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Official: Inmate transfer caused health disaster at prison

first_imgSACRAMENTO, Calif. (AP) — A report by California’s inspector general says misguided attempts to protect inmates from the coronavirus at one prison “caused a public health disaster” at another. Outdated tests failed to detect that some of the transferred inmates were already infected, and two of them later died. Corrections officials reiterated Monday that they had the best intentions. The report says the transfer of those inmates from the California Institution for Men east of Los Angeles to San Quentin State Prison north of San Francisco at the end of May led to the deaths of 28 inmates and a correctional officer there, while infecting 75% of inmates.last_img

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Gov. Wolf Announces $121 Million Investment in Water Infrastructure Projects in 20 Counties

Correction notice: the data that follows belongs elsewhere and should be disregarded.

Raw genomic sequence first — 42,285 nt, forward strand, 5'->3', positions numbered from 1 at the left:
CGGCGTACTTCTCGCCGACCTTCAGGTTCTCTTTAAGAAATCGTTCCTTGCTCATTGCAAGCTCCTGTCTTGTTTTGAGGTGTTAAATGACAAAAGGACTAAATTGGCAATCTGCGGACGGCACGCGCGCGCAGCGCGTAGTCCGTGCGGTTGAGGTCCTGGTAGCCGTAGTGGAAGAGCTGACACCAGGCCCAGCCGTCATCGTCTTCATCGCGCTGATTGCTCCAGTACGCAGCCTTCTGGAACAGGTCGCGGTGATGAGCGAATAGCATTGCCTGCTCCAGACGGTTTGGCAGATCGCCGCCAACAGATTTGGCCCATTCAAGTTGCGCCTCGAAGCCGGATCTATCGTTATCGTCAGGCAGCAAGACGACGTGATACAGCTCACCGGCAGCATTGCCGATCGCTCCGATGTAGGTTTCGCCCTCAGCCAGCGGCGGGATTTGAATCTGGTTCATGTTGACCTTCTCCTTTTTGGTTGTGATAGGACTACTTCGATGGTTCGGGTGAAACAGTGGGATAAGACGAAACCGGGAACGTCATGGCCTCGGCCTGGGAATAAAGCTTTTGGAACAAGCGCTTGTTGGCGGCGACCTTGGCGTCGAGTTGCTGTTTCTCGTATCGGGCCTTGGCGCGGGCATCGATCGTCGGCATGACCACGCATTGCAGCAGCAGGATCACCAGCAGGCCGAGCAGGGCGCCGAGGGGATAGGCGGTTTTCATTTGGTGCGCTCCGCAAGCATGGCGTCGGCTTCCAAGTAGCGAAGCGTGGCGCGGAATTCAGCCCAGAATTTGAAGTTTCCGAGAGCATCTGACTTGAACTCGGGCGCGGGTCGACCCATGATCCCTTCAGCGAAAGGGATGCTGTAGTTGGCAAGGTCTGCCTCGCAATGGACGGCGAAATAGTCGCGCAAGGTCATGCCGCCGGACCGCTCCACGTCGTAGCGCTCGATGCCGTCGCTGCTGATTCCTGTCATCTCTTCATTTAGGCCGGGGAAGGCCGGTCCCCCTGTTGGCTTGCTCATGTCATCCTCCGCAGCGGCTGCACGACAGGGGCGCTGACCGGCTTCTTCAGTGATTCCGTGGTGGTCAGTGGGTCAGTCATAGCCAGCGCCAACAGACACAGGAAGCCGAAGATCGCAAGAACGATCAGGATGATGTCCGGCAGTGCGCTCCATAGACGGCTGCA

first_img January 30, 2019 Gov. Wolf Announces $121 Million Investment in Water Infrastructure Projects in 20 Counties SHARE Email Facebook Twittercenter_img Environment,  Infrastructure,  Press Release Harrisburg, PA – Governor Tom Wolf today announced the investment of $121 million for 25 drinking water, wastewater and non-point source projects across 20 counties through the Pennsylvania Infrastructure Investment Authority (PENNVEST).“Clean water is the keystone for strong, vibrant communities,” said Governor Wolf. “The approvals announced today show our continued commitment to investments in clean water for Pennsylvania by supporting our citizens and strengthening our communities.”The funding comes from a combination of state funds approved by voters, Growing Greener, Marcellus Legacy funds, federal grants to PENNVEST from the Environmental Protection Agency and recycled loan repayments from previous PENNVEST funding awards. Funds for these projects are disbursed after expenses for work are paid and receipts are submitted to PENNVEST for review.“These projects benefit public health, the environment, and support sustainable communities as we advance our shared goal of clean water, safe environment and prosperous communities for our families to enjoy, both now and for future generations,” said Governor Wolf.A list of project summaries follows:Drinking Water ProjectsBradford County Towanda Municipal Authority*- received a $4,736,700 loan to develop three new well sources, a one million gallon per day membrane filtration plant, 107,000-gallon storage tank, 7,500 feet of raw water transmission main, a booster pump station rehabilitation, 6,780 transmission main replacement and related appurtenances. The project will address a 47 percent water loss, increase reliability, provide for adequate fire protection, and secure the raw water supply.Butler CountySlippery Rock Municipal Authority*- received a $1,622,500 loan to install approximately 5,500 feet of waterline and associated appurtenances. The project will address unaccounted for water loss and improve service reliability. This line replacement project is being coordinated with a PennDOT paving project.Crawford County Meadville Area Water Authority*- received a $3,000,000 loan to replace approximately 5,885 feet of water lines, install new service connections, and 46 new system valves, 12 fire hydrants are to be replaced or updated. The project will provide operational efficiencies, reduce high unaccounted-for water loss, increase service reliability and support economic development opportunities in the area.Indiana County Clymer Borough Municipal Authority*- received a $1,067,768 loan and a 1,109,732 grant to install a forced draft aerator to remove hydrogen sulfide prior to filtration; replace a storage tank and above ground clearwell, 7,750 feet of leaking waterline and fire hydrants. The project will reduce unaccounted for water loss, improve service reliability, reduce issues with taste and odor and remove exposure to potential drinking water contamination.Schuylkill CountyHazelton City Authority*- received a $1,519,841 loan to rehabilitate a number of drinking water storage tanks, install security measures and replacement of worn tank components. The project will improve reliability of service, emergency back-up power and reduce long-term maintenance costs.Sullivan CountyLaporte Borough – received a $394,775 loan to install individual meters and meter pits. The project will allow better system operations, detect leaks and determine true unaccounted-for water loss.Wastewater ProjectsAllegheny CountyElizabeth Borough Municipal Authority**- received an $8,800,000 loan to install a new pump station with additional wet well and channel capacity to accommodate wet weather flows. The project will reduce wet weather overflows in the Monongahela River reducing impact on downstream drinking water supplies.Beaver CountyRochester Area Joint Sewer Authority**- received a $35,407,759 loan and a $1,592,241 grant to construct sewage treatment plant, Center Street, West Madison and Freedom pump station upgrades and add a detention tank to eliminate wet weather overflows.Butler County Allegheny Clarion Valley Development Corporation **- received a $920,570 loan to construct a 42,000 gallon per day sewage lift station and a 22,500 gallon per day extended aeration wastewater treatment train to augment the existing facilities to eliminate the overloading of the current facilities and provide for compliance with a Consent Order and Agreement with the Department of Environmental Protection.Slippery Rock Municipal Authority **- received a $1,622,500 loan to replace approximately 2,050 feet of sanitary sewer force main, 600 feet of gravity sewers and replace a belt filter press at the treatment plant. The project will eliminate combined sewer overflows due to force main breaks, plugged lines, addressing issues with untreated or partially treated sewerage discharges during wet weather events, and replace the belt filter press that is at the end of its useful life. The line work on this project is being coordinated with a PennDOT paving project.Cambria County City of Johnstown** – received a $4,535,490 loan and a grant of $6,364,510 to replace and rehabilitate approximately 30,000 feet of sanitary sewers and lateral lines in the Old Conemaugh and Hornerstown areas of the City of Johnstown. The project will reduce wet weather overflows of raw sewage into Stony Creek and Little Conemaugh River and help satisfy the Consent Order and Agreement with the Department of Environmental Protection.Clarion CountyKnox Township Municipal Authority**- received a $1,529,923 loan and a $1,604,077 grant to construct 10,100 feet of sanitary sewer main, 43 concrete manholes, house laterals, one grinder pump and a recirculating sand filter treatment facility. The project will eliminate malfunctioning on-lot systems, documented at 57 percent, and wildcat discharges in the service area affecting local drinking water wells contaminated with fecal coliform.Dauphin County Lower Paxton Township** – received a $13,278,195 loan to repair, rehabilitate, replace, and line approximately 41,200 feet of sanitary sewer mains, associated manholes, laterals as well as constructing sewers in four Beaver Creek mini-basins and sewer rehabilitation in two Spring Creek mini-basins for an additional 18,300 feet.Elk County Benezette Township – received a $249,660 loan and a $350,340 grant to construct an effluent metered manhole, flow-paced chemical feed pumps, air diffusers, two new sludge dewatering reed beds, and a pre-treatment facility. The project will address operational issues at the treatment plant and eliminate partially treated effluent from entering a tributary of Sinnemahoning Creek.Mercer CountyPerry Township – received a $2,221,956 loan and a $2,878,044 grant to construct 28,000 feet of pressure sewers, residential grinder pumps and a 46,000 gallon per day wastewater treatment plant to provide service to the Hadley and Camp Perry areas. The Clarks Mill area will receive 2,100 feet of gravity sewers to 14 customers and will be served by a community on-lot disposal system. The project will address failing on-lot systems and wildcat sewers in the proposed service areas. Almost 60 percent of the on-lot systems were determined to be malfunctioning, resulting in public health issues related to untreated sewage in publically accessible areas.Montgomery CountyFranconia Sewer Authority **- received a $4,608,000 loan to install 22,350 feed of pressure sewers in Morwood Village, 4,350 feet of pressure sewers along Allentown and Indian Creek Roads and 1,850 feet of gravity sewers along Rittenhouse Place and Indian Creek Road.Schuylkill CountyHegins Hubley Authority – received a $2,000,000 loan to pay for cost associated with design and engineering for collection and treatment facilities to serve areas of Hegins and Hubley Townships. Preliminary engineering indicates over 166,610 feet of gravity sewers, 21,564 of low-pressure sewers and seven pump stations will be needed for the collection system, as well as a 600,000 gallons per day wastewater treatment facility. The project will address a high failure rate of on-lot treatment systems discharging untreated sewage into publically accessible areas.Somerset CountyConfluence Borough Municipal Authority **- received a $5,310,615 loan and a $4,365,635 grant to replace the existing sewage conveyance system, and construct improvements to the sewage treatment facilities to eliminate combined sewer overflows into the Youghiogheny River, and comply with the Consent Order and Agreement with the Department of Environmental Protection.Washington CountyPeters Townshp Sanitary Authority*- received a loan of $4,700,000 to pay for realignment and upgrades to the Giant Oaks and Oakwood Road interceptors, replace the existing Shoreline Drive sewer conveyance system, construct a new pump station, and replace failed sewer lines in the Hidden Brook area. The project will reduce or eliminate wet weather discharges of untreated sewage discharges to Chartiers Creek tributary and complies with a corrective action plan approved by the Department of Environmental Protection.Westmoreland CountyDerry Township Municipal Authority – received a $1,828,060, loan to construct a new sewage collection system to serve residents in the Oasis and Lower Flowers Road areas and connect the Keystone State Park to the New Alexandria treatment plant. The project will address the health-related issues with malfunctioning on-lot systems.Storm Water ProjectsArmstrong County West Kittanning Borough – received a $470,000 loan to replace 1,440 feet of existing storm sewers along Pine Hill Road. The project will address the safety hazards associated with storm water flows causing sinkholes and roadway hazards.Dauphin CountyHalifax Borough – received a $821,789 loan and $1,153,202 grant to construct approximately 3,108 feet of storm sewers with 37 inlets and a rain garden to improve drainage and decrease area flooding.Delaware CountyProspect Park Borough – received a $909,592 loan and $111,688 grant to construct approximately 1,630 feet of new storm sewers, rehabilitation of approximately 138 feet of storm sewers, 18 inlets, eight manholes, and a rain garden. The project will alleviate flooding on private property, runoff into streams and replace undersized storm sewers.Non-point Source Water Quality Improvement ProjectsLancaster CountyChester County Conservation District – received a $695,838 loan to pay for a circular concrete manure storage facility, roofed stacking structure, barnyard and curbing with confinement fence, roofed heavy use area, gravel access road, roof cutters, downspouts, and reinforced gravel animal walkway on the Clair Good property. The project is expected to eliminate over 8,000 pounds of nitrogen, 3,529 pounds of phosphorus and 10,180 pounds of sediment from Cedar Creek a tributary to the Conestoga River, and Susquehanna River.Chester County Conservation District – received a $469,308 grant to cover the costs related to construction of manure storage facilities, heavy use areas, walkways and storm water controls on the Benuel Stoltzfus property. The project is expected to eliminate 6,612 pounds of nitrogen, 2,789 pounds of phosphorus and 5,660 pounds of sediment from entering the Little Conestoga Creek, a tributary to the Conestoga River and the Susquehanna River.* denotes projects that have Drinking Water State Revolving Funds** denotes projects that are funded with Clean Water State Revolving FundsFor more information, visit www.pennvest.pa.gov or call 717-783-6798.last_img read more